September 26, 2015

Doomed and damned

Comment on Peter Radford on ‘Beating dead horse?’

Blog-Reference

There is political and theoretical economics and the differences between the two are crystal-clear.
(i) The goal of political economics is to push an agenda, the goal of theoretical economics is to explain how the actual economy works.
(ii) In political economics anything goes; in theoretical economics scientific standards are observed.
(iii) Science is methodologically well-defined by the criteria of material and formal consistency.
(iv) Political economics is a honeypot for morons and accordingly defined by the rules of Circus Maximus.
Almost all of economics is political economics or what Feynman aptly called cargo cult science.*

You argue: “Yes Krugman can be annoying with his emphasis on his version of the Hicks version of Keynes. But if it serves to get a vital message across to a public largely unaware of the internecine struggles within economics, so what?” (See intro)

Annoyance is not exactly a scientific criterion. The real problem is that Krugman’s arguments have no valid theoretical foundation (2014b; 2014a). The difference between a run-of-the-mill journalist and Krugman is that the latter seemingly speaks in the name of science. Because economics is a failed science this is a flagrant abuse of the authority of genuine science which depends since more than 2000 years on rigorous logical and empirical proof. It has never been the task of science to ‘get a vital message across.’

The ethics of science implies the acceptance of logical/empirical falsification. No such thing ever happened in economics.

“In economics we should strive to proceed, wherever we can, exactly according to the standards of the other, more advanced, sciences, where it is not possible, once an issue has been decided, to continue to write about it as if nothing had happened.” (Morgenstern, 1941, pp. 369-370)

“... suppose they [the economists] did reject all theories that were empirically falsified ... Nothing would be left standing; there would be no economics.” (Hands, 2001, p. 404)

What is the result of manifest scientific incompetence?: “The entire enterprise seems stuck in trenches lobbing diatribe back and forth determinedly with no side going much ground if any at all.” And what is the best thing to do next? “When we are stuck in the trenches we have to keep slogging away. Because to stop is be defeated.” (See intro)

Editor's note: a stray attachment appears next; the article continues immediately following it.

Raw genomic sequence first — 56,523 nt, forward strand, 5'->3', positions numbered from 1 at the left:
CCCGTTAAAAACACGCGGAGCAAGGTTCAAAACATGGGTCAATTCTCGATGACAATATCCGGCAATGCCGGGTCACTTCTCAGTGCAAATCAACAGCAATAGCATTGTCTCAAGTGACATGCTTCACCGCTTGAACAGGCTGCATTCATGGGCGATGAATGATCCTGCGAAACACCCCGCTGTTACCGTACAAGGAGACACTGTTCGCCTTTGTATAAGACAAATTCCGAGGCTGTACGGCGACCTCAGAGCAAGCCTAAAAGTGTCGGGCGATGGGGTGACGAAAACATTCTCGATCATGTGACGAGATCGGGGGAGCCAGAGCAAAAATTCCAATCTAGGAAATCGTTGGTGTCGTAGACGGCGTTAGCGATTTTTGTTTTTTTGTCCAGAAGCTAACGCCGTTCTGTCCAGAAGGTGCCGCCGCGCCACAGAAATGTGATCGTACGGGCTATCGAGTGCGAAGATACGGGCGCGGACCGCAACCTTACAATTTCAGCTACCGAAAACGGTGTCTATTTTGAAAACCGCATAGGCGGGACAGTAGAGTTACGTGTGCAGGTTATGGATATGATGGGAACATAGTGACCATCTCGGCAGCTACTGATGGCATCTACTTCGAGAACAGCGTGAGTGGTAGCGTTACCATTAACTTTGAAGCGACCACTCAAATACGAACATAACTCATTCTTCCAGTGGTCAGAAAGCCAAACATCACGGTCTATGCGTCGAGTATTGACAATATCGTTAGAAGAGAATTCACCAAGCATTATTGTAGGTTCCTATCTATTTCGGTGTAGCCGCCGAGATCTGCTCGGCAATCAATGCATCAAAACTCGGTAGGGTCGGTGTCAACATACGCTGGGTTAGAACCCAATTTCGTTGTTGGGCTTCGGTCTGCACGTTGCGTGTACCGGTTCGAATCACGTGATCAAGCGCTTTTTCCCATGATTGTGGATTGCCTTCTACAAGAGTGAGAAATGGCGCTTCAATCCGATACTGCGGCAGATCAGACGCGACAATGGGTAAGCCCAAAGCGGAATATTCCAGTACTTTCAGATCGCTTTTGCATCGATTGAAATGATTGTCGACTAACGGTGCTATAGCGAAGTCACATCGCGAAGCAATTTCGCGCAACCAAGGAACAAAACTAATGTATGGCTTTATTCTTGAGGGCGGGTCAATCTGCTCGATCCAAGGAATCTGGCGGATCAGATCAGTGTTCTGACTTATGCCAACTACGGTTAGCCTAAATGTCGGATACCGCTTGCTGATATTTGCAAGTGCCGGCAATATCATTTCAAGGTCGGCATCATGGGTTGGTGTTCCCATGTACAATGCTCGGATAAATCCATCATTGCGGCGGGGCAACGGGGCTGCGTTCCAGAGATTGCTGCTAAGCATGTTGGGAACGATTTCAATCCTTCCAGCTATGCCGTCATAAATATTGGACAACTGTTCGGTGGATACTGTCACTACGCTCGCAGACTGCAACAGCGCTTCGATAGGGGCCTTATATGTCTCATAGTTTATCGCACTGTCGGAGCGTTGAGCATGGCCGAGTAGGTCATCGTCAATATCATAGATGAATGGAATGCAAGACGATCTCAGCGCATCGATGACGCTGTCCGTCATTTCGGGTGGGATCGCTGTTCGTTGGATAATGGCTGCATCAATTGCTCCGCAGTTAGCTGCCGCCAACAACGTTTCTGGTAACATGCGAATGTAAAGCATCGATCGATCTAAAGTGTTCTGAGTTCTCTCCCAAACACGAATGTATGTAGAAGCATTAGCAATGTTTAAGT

This, in a nutshell, is the perverted methodology of political economics: never accept logical/empirical refutation because it is tantamount to political defeat. And this fully explains the ridiculous performance of economics since more than 200 years.

In political economics it suffices to repeat auto-suggestive mantras: “Austerity is still wrong. Inflation fears are still overblown. And Keynes is still right.” (See intro)

Neither falsification nor annoyance has ever stopped economists from promoting their junk: “It is juvenile to think that we need to stop saying the same things just because the public might get tired of listening.” (See intro)

Who cares that the same things have always been false?

Because of proven scientific incompetence there is no future for Orthodoxy and traditional Heterodoxy. Krugman, Keynes (2011), Radford and all the rest have been refuted. These people are not merely annoying, they are wrong on all counts. What can and must be done is to save science from the doomed and damned dead horse economists. Scientists of the world unite!

Egmont Kakarot-Handtke


References
Hands, D.W. (2001). Reflection without Rules. Economic Methodology and Contemporary
Science Theory. Cambridge, New York, NY, etc: Cambridge University Press.
Kakarot-Handtke, E. (2011). Why Post Keynesianism is Not Yet a Science. SSRN Working Paper Series, 1966438: 1–20. URL
Kakarot-Handtke, E. (2014a). Loanable Funds vs. Endogenous Money: Krugman is Wrong, Keen is Right. SSRN Working Paper Series, 2389341: 1–17. URL
Kakarot-Handtke, E. (2014b). Mr. Keynes, Prof. Krugman, IS-LM, and the End of Economics as We Know It. SSRN Working Paper Series, 2392856: 1–19. URL
Morgenstern, O. (1941). Professor Hicks on Value and Capital. Journal of Political Economy, 49(3): 361–393. URL

* For details see Wikipedia

For the big picture see cross-references Proto-science